Cooperation Key to Intel, Surveillance, Reconnaissance Transformation
By Samantha L. Quigley
American Forces Press Service
DENVER, Sep. 30, 2004 Transformation is a hot topic in the military community. And this week, transforming the Intelligence, Surveillance and Reconnaissance model is the theme of the ISR Transformation Government Symposium here.
The reshaping of the defense community to fight an "asymmetric" enemy as opposed to the known, predictable Cold War enemy is of paramount importance, officials said.
The model of the military that most of today's leaders grew up with is no longer valid or useful, said Army Lt. Gen. Robert W. Wagner, deputy commander of U.S. Joint Forces Command. In that model, each service fought its own fight in its own arena -- land, sea or air.
"That was OK, because the enemy did the same thing and it worked," he said.
Over time, it has become necessary to stitch the services together more tightly. The collective effort today is to make the services coherently joint and interdependent, Wagner said.
The United States is seeking to counter the asymmetric advantages the enemy seems to have, but with more than kinetic weapons and systems. America's leverage will be knowledge, precision, speed and lethality, Wagner said.
Technology will help the U.S. military gain leverage, certainly, but jointness -- within the military and within the intelligence community -- must occur before that technology can be put to optimal use.
"I think that's it's most important that we figure out how to diminish the boundary between operations and intelligence," Wagner said. "It's starting to blur, and it needs to go away and be seen as one activity."
Several of Wagner's colleagues echoed this idea of "horizontal integration" or information sharing.
In the past, this idea has not been popular with the intelligence agencies. However, Letitia A. Long, deputy undersecretary of defense for policy, requirements and resources, said, it is necessary to change this culture.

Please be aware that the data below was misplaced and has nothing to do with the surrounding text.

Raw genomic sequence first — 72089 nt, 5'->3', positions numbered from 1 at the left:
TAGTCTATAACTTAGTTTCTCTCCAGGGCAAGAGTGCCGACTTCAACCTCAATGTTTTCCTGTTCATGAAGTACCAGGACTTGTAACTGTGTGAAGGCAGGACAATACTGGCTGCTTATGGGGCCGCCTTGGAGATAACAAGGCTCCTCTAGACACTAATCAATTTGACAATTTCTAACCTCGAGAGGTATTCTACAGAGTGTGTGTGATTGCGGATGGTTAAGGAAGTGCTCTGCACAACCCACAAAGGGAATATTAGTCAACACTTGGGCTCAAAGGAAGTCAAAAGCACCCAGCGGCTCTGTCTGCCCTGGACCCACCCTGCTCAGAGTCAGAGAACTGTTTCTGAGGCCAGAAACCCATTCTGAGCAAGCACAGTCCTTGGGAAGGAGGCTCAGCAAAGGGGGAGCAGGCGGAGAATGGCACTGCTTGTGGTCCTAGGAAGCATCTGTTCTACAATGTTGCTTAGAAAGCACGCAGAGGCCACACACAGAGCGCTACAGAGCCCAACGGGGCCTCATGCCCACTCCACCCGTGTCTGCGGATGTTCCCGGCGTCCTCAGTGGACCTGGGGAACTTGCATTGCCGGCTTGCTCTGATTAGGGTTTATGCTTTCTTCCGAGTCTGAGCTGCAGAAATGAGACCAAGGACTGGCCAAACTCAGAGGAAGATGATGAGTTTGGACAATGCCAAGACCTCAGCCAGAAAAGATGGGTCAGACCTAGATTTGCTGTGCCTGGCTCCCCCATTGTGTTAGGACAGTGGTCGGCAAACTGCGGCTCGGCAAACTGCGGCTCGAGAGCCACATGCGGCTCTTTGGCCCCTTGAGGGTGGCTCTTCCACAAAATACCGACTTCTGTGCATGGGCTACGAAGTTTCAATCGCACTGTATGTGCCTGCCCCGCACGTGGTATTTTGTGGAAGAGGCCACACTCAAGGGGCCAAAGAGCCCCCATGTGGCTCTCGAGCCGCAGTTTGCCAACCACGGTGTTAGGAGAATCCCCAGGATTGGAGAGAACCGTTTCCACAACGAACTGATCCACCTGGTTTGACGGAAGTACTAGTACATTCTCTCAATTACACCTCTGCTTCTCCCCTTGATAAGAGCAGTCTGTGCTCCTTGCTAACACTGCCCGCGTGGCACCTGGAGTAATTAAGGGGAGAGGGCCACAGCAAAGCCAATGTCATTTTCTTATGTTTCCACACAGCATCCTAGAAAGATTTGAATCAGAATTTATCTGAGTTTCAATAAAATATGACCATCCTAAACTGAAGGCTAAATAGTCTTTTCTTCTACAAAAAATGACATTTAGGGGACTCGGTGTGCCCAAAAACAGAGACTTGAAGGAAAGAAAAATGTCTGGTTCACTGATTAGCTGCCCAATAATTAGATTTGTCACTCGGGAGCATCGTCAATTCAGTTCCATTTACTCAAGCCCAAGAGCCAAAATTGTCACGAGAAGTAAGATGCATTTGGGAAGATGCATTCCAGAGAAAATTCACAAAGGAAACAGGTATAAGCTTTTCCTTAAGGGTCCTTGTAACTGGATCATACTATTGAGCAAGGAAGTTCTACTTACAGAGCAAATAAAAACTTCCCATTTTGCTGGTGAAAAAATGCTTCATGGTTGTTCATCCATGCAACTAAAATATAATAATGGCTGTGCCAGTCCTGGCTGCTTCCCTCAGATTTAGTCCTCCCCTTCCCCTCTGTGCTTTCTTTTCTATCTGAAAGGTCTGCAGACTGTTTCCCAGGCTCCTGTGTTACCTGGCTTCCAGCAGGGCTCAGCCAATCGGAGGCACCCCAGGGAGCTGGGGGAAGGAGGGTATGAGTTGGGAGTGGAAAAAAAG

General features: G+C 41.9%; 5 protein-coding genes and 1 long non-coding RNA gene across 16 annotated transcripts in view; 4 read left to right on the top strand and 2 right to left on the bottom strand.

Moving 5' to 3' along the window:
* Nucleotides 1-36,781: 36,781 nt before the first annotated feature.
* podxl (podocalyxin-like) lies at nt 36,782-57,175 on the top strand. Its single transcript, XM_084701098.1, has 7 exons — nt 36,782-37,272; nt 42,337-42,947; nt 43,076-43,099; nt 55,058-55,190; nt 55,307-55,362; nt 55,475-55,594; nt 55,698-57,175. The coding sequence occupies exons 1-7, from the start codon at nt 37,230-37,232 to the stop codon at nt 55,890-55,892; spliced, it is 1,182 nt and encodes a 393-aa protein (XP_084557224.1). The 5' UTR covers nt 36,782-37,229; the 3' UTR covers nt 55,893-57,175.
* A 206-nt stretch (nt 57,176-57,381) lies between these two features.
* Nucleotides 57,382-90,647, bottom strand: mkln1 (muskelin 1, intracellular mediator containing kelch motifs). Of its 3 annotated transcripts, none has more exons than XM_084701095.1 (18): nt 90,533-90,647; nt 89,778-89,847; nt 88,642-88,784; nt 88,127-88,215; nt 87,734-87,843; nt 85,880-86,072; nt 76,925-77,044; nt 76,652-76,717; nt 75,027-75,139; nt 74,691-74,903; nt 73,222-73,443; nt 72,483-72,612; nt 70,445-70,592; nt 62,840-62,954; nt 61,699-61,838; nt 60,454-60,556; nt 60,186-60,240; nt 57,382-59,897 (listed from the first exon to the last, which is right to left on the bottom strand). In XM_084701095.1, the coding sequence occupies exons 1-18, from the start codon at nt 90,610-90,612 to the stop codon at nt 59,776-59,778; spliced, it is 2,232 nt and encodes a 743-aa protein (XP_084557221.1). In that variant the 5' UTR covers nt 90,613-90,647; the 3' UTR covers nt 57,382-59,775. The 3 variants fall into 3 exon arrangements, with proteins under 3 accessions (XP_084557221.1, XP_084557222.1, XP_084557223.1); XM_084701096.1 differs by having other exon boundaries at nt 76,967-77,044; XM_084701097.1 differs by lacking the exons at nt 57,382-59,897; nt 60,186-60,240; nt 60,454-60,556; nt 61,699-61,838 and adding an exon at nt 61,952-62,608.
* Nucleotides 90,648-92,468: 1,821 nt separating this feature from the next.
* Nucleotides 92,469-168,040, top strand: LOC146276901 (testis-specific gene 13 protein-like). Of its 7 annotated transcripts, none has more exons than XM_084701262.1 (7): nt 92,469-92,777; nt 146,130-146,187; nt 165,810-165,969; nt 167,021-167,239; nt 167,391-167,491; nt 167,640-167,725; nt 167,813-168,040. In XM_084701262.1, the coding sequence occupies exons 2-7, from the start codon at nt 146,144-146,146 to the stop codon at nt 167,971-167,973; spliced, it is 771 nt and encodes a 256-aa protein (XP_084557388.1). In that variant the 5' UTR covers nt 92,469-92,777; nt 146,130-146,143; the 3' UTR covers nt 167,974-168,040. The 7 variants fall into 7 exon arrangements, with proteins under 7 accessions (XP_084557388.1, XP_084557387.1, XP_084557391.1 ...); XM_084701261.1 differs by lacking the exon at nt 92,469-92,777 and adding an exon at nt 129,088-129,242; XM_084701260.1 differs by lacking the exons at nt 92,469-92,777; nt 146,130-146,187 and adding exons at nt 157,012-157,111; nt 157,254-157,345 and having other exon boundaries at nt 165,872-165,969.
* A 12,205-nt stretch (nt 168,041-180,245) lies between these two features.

The walls between the cultures exist because each agency has a separate mission. For this reason, she said, they will be hard to tear down.
Defense Information Systems Agency Director Air Force Lt. Gen. Harry D. Raduege Jr. said that after using the vertical dimension -- where information flowed up and down a chain of command -- for so long, it has become necessary to look at things in a more horizontal dimension. Becoming horizontally integrated allows for easier sharing of information across boundaries, he said.
"When I think about it -- vertical and horizontal dimensions -- I like the framework of thinking of it more as 'netcentric,'" Raduege said. "In other words, that it's vertical, horizontal, diagonal -- all those types of multi- dimensions.
"It's less important to me to think about vertical dimensions and horizontal dimensions than to think about network sharing and networkcentric operations across all mediums," he said.
When combined with the advancing technology that is being explored and employed, joint cooperation within the military and the intelligence communities will help to create that central network, he said. And because of that network created by joint cooperation, he added, warfighters at the tactical to the national level will have near-real-time access to any ISR collected.